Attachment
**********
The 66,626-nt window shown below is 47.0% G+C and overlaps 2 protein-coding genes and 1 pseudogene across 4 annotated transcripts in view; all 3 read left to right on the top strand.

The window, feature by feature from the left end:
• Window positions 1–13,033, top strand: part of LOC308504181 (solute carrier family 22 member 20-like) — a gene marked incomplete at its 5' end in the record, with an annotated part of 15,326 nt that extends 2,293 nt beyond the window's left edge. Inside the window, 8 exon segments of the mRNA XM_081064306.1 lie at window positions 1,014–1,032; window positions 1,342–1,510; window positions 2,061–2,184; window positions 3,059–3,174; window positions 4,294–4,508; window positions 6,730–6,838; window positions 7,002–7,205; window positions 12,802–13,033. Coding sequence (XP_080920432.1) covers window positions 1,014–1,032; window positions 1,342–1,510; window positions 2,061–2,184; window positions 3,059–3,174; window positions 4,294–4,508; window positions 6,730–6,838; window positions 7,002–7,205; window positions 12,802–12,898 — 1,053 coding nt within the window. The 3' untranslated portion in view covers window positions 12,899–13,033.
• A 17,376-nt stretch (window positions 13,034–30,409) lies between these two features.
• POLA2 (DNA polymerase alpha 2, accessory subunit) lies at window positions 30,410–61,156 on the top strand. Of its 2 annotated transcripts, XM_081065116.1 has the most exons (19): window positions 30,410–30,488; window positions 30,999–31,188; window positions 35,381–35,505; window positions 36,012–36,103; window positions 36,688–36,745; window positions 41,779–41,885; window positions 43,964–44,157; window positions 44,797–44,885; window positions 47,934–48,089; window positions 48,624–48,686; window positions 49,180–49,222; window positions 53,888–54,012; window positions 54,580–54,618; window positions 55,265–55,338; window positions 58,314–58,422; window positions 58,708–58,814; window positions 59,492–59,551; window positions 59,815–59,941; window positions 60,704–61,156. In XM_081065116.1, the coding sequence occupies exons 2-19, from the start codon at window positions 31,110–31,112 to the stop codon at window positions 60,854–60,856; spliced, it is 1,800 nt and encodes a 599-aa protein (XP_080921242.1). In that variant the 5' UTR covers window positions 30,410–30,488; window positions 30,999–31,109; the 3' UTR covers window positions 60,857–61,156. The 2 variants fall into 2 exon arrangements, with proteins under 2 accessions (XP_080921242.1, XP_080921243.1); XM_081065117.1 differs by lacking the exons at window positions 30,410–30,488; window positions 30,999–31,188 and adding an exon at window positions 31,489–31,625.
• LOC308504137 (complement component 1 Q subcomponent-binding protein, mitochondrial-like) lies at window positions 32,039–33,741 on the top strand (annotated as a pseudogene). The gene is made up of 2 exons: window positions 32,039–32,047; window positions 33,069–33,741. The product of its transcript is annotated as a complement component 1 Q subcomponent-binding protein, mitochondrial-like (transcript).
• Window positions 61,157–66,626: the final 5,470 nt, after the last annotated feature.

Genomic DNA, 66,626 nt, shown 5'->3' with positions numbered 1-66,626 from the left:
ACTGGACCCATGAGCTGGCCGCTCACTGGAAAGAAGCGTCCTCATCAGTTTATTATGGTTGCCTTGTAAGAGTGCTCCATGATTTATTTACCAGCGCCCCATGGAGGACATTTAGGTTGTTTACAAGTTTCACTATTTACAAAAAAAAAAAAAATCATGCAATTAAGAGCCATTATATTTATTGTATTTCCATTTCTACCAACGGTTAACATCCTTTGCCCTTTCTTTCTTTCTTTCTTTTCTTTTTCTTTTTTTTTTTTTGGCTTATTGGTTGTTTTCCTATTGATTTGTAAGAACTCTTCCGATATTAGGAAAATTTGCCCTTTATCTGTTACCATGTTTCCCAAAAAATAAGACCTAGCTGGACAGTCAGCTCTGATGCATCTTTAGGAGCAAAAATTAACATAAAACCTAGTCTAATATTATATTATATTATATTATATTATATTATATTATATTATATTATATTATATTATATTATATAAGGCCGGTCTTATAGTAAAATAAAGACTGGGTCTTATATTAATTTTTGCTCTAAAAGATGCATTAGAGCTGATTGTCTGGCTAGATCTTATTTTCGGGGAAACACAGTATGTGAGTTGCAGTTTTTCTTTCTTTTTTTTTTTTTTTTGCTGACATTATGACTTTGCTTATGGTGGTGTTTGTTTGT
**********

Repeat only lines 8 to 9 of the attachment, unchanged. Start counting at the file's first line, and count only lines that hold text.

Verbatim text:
Genomic DNA, 66,626 nt, shown 5'->3' with positions numbered 1-66,626 from the left:
ACTGGACCCATGAGCTGGCCGCTCACTGGAAAGAAGCGTCCTCATCAGTTTATTATGGTTGCCTTGTAAGAGTGCTCCATGATTTATTTACCAGCGCCCCATGGAGGACATTTAGGTTGTTTACAAGTTTCACTATTTACAAAAAAAAAAAAAATCATGCAATTAAGAGCCATTATATTTATTGTATTTCCATTTCTACCAACGGTTAACATCCTTTGCCCTTTCTTTCTTTCTTTCTTTTCTTTTTCTTTTTTTTTTTTTGGCTTATTGGTTGTTTTCCTATTGATTTGTAAGAACTCTTCCGATATTAGGAAAATTTGCCCTTTATCTGTTACCATGTTTCCCAAAAAATAAGACCTAGCTGGACAGTCAGCTCTGATGCATCTTTAGGAGCAAAAATTAACATAAAACCTAGTCTAATATTATATTATATTATATTATATTATATTATATTATATTATATTATATTATATTATATTATATAAGGCCGGTCTTATAGTAAAATAAAGACTGGGTCTTATATTAATTTTTGCTCTAAAAGATGCATTAGAGCTGATTGTCTGGCTAGATCTTATTTTCGGGGAAACACAGTATGTGAGTTGCAGTTTTTCTTTCTTTTTTTTTTTTTTTTGCTGACATTATGACTTTGCTTATGGTGGTGTTTGTTTGT